Definition of below decks in English:

below decks

(also below deck)

adjective & adverb

  • In or into the space below the main deck of a ship:

    [as adjective] ‘the sleeping quarters were below decks’
    [as adverb] ‘nuclear weapons stored below decks’
    • ‘Its design allows huge amounts of space below decks, including spacious cabins and a saloon as big as a tennis court.’
    • ‘In 1835 the Jardine, another steam vessel, sailed from Scotland to China with her engine and paddle wheels stowed below decks.’
    • ‘There was soon an eager string of sailors taking the vital stores from below decks to the two helicopters.’
    • ‘In the darkened operations room below decks, grey overalled officers and sailors watched an approaching blip on their radar screens.’
    • ‘Many of those who shipped below decks in the service of the empire could not even read, despite the educational reforms that were even then beginning to sweep Britain.’
    • ‘The mines were found by his ship's company concealed below decks in a barge.’
    • ‘The group were interested in a variety of specialisations although many were keen in working below decks as a Marine Technical sailor.’
    • ‘Once embarked, the team dispersed aft, below decks and to the bridge to swiftly gain control of the vessel.’
    • ‘‘I deeply respect the stokers and sailors who are below decks working in the most oppressive and most demanding conditions,’ he said.’
    • ‘I could imagine that space below decks would be limited.’
    • ‘All that time below decks allows the engineers to become one with their equipment, like a mechanic with his prize car on which he knows every ding, every wire and the exact pitch of the engine when it is working correctly.’
    • ‘As the exhausted and injured men slept below decks the ship was struck amidships by a torpedo from a German E-boat and she broke in two, sinking in just 15 seconds.’
    • ‘This trend is now showing itself on dayboats, with skippers converting unused space below decks to bunk-rooms priced as low £5 per night.’
    • ‘Visitors can witness typical scenarios played out by crew members in costume and find out about the horrible conditions below deck in which sailors lived and died.’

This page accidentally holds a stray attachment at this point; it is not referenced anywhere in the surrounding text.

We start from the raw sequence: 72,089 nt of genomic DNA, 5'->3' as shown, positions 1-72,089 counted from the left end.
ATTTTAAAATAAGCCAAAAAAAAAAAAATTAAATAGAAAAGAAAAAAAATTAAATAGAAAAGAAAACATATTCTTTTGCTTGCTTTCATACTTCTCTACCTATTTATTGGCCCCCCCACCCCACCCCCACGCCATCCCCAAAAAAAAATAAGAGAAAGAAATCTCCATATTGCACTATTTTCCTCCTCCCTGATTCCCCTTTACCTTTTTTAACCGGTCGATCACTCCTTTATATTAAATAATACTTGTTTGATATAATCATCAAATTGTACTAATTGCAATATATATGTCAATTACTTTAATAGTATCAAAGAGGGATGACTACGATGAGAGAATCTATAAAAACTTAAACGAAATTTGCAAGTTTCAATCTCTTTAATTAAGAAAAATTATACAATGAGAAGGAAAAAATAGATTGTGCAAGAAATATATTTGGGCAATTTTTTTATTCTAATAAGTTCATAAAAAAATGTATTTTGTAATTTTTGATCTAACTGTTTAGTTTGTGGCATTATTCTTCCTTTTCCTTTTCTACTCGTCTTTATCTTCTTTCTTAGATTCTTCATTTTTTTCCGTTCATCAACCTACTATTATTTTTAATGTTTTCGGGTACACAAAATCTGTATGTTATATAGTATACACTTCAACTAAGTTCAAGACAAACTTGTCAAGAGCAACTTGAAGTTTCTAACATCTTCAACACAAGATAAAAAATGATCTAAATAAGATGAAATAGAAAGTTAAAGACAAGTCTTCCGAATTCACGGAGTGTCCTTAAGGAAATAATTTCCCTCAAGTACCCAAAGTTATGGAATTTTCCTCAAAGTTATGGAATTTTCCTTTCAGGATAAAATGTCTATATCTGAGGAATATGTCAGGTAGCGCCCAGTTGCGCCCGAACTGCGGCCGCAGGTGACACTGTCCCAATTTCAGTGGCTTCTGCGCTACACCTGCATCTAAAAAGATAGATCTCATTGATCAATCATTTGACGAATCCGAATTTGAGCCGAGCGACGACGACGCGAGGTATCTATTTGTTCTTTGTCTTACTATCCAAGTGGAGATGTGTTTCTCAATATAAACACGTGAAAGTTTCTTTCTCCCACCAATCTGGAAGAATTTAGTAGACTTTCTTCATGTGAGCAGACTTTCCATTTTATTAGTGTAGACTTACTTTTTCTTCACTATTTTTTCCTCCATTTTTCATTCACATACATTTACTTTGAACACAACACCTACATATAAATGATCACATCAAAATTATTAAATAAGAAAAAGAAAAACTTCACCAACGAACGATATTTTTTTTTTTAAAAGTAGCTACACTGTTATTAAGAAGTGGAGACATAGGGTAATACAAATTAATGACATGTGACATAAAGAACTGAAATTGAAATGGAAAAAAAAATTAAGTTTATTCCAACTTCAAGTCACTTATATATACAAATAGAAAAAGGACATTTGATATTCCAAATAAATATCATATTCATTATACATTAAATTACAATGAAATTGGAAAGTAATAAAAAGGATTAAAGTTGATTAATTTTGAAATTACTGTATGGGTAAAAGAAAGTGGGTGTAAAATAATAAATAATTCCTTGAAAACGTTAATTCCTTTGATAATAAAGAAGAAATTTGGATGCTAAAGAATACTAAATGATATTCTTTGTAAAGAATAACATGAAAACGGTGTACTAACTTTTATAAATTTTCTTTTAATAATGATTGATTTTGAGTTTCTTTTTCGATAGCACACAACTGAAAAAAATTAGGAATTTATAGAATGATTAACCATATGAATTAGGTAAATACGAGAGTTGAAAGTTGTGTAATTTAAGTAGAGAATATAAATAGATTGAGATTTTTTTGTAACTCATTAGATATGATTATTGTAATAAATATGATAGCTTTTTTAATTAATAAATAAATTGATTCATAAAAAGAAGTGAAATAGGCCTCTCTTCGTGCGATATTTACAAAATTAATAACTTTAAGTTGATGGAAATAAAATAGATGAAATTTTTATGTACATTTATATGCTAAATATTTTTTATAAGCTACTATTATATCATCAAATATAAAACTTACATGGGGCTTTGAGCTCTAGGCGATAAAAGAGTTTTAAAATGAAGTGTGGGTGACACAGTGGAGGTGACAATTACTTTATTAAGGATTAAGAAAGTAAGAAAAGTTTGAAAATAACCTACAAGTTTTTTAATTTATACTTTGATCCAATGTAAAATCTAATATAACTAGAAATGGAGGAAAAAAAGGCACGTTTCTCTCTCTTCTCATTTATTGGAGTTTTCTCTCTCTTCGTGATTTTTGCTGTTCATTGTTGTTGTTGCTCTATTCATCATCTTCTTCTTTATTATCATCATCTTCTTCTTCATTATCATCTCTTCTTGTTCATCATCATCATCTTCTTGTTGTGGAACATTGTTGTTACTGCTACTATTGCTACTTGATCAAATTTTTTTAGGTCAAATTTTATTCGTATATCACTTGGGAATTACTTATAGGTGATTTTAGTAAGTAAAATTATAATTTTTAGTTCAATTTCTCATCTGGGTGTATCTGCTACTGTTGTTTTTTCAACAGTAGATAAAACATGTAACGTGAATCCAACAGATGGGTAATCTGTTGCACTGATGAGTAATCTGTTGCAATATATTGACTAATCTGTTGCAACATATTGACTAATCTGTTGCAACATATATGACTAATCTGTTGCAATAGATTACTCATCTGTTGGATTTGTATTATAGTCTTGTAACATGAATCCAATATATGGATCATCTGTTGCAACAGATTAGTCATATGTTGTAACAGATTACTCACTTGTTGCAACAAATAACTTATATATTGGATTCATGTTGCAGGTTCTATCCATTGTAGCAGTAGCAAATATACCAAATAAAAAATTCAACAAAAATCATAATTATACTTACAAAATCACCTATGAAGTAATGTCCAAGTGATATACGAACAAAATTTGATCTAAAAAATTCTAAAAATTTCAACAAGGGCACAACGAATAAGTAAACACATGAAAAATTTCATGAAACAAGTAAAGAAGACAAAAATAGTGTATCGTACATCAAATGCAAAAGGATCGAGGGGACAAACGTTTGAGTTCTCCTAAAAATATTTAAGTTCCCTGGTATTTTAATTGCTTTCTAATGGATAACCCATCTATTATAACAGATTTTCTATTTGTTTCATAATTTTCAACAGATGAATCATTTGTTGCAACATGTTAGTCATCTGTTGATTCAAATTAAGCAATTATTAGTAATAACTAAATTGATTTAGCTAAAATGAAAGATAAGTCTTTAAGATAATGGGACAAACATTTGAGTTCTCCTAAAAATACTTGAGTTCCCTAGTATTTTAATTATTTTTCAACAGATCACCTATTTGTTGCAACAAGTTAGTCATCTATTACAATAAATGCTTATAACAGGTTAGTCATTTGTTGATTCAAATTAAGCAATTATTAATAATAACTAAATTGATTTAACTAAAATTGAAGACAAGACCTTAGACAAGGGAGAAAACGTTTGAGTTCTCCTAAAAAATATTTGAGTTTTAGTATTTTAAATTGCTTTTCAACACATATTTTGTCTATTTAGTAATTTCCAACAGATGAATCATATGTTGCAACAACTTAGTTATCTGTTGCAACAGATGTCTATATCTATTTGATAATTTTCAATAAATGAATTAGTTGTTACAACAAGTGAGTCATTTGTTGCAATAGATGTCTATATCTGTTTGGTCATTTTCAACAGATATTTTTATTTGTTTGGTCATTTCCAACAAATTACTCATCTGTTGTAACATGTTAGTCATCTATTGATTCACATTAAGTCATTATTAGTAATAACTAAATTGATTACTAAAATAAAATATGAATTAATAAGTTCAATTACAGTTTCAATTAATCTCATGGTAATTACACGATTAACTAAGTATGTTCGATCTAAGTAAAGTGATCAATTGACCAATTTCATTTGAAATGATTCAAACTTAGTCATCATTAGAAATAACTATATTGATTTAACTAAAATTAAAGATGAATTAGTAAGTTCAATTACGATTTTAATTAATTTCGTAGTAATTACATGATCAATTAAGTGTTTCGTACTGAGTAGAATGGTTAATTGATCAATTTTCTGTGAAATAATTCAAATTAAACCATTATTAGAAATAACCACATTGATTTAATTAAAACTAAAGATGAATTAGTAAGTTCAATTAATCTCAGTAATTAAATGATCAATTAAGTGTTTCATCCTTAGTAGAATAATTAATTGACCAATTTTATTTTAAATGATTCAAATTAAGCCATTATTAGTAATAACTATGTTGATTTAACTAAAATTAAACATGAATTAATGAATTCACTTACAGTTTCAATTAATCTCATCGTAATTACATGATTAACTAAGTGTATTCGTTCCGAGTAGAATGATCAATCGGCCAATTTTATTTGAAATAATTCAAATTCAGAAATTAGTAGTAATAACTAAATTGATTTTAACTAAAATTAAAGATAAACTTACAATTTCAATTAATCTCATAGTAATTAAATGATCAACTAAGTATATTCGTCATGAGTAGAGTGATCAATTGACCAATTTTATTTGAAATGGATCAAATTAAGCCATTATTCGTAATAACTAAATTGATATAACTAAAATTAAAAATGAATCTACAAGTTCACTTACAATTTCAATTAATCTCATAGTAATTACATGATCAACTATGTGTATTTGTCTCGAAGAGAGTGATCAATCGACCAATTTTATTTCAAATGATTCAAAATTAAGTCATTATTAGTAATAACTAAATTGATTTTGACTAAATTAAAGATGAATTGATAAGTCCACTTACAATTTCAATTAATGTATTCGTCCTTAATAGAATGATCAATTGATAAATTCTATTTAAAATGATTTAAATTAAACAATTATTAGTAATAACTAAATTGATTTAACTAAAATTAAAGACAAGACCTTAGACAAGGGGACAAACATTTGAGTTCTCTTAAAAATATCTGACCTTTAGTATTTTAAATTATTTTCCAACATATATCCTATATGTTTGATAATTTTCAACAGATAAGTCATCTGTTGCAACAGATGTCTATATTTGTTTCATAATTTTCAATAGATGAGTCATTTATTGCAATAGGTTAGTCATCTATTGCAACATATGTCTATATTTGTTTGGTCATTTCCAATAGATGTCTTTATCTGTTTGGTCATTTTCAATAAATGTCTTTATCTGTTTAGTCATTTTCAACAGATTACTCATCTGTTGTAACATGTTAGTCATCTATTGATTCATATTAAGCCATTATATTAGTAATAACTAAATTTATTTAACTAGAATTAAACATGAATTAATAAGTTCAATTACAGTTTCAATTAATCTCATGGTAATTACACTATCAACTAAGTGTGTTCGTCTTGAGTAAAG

• ‘Other small huts on the deck cover a hatchway below decks and the rigging store.’
    • ‘The ship's company fought hard to recover the damaged compartments, but were thwarted by a fierce fire which raged below decks.’
    • ‘Pallets of materials and foodstuffs were hoisted onto the ship and and whisked away below decks by waiting stores parties.’
    • ‘Shortly afterward the guards herded the men below decks to the berthing area for the journey to Wonson.’
    • ‘Detached planks are scattered on the deck or below deck.’
    • ‘To minimize maintenance, the only wood used in the entire boat is the tiller and the only opening to the area below deck is the companionway.’

plural noun

  • The space below the main deck of a ship:

    ‘her belowdecks were crammed with electronics’
    • ‘The Captain is always willing to instruct Beany and Cecil on their latest assignment, but refuses to put himself in any personal jeopardy, locking himself in the belowdecks for most of the episodes.’
    • ‘The belowdecks of a boat is such a confined space, though, that in the quiet of a harbor, every sound you make is shared by all.’
    • ‘The Corsair Lord snorts, the puff of air fading into the darkness of the belowdecks.’
    • ‘He saw three of his crewmen at the entrance to the belowdecks, huddled together.’
    • ‘This boat was beautifully built with rugged fittings and hardware, wood trim throughout the belowdecks and storage capacity to die for.’

Pronunciation

below decks

/bɪˌləʊ ˈdɛks/